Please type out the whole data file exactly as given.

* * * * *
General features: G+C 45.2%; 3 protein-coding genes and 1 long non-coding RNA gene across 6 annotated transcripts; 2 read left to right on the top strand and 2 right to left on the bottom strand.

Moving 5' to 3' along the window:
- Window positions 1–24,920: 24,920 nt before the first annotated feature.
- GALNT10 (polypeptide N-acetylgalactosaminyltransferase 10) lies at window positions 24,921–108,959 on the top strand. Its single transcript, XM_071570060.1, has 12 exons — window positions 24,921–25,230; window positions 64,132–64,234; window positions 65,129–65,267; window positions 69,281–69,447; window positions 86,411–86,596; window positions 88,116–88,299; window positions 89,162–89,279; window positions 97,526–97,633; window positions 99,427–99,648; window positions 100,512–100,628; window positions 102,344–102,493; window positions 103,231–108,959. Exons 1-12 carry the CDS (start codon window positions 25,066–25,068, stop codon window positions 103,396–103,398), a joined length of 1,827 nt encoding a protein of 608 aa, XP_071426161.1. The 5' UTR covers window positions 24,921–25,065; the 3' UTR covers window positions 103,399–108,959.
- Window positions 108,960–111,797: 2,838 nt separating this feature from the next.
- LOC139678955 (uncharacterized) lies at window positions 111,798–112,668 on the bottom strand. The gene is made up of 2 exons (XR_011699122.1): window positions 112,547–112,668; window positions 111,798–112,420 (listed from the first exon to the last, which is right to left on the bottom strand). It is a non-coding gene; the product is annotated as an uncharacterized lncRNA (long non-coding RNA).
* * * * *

General features: G+C 45.2%; 3 protein-coding genes and 1 long non-coding RNA gene across 6 annotated transcripts; 2 read left to right on the top strand and 2 right to left on the bottom strand.

Moving 5' to 3' along the window:
- Window positions 1–24,920: 24,920 nt before the first annotated feature.
- GALNT10 (polypeptide N-acetylgalactosaminyltransferase 10) lies at window positions 24,921–108,959 on the top strand. Its single transcript, XM_071570060.1, has 12 exons — window positions 24,921–25,230; window positions 64,132–64,234; window positions 65,129–65,267; window positions 69,281–69,447; window positions 86,411–86,596; window positions 88,116–88,299; window positions 89,162–89,279; window positions 97,526–97,633; window positions 99,427–99,648; window positions 100,512–100,628; window positions 102,344–102,493; window positions 103,231–108,959. Exons 1-12 carry the CDS (start codon window positions 25,066–25,068, stop codon window positions 103,396–103,398), a joined length of 1,827 nt encoding a protein of 608 aa, XP_071426161.1. The 5' UTR covers window positions 24,921–25,065; the 3' UTR covers window positions 103,399–108,959.
- Window positions 108,960–111,797: 2,838 nt separating this feature from the next.
- LOC139678955 (uncharacterized) lies at window positions 111,798–112,668 on the bottom strand. The gene is made up of 2 exons (XR_011699122.1): window positions 112,547–112,668; window positions 111,798–112,420 (listed from the first exon to the last, which is right to left on the bottom strand). It is a non-coding gene; the product is annotated as an uncharacterized lncRNA (long non-coding RNA).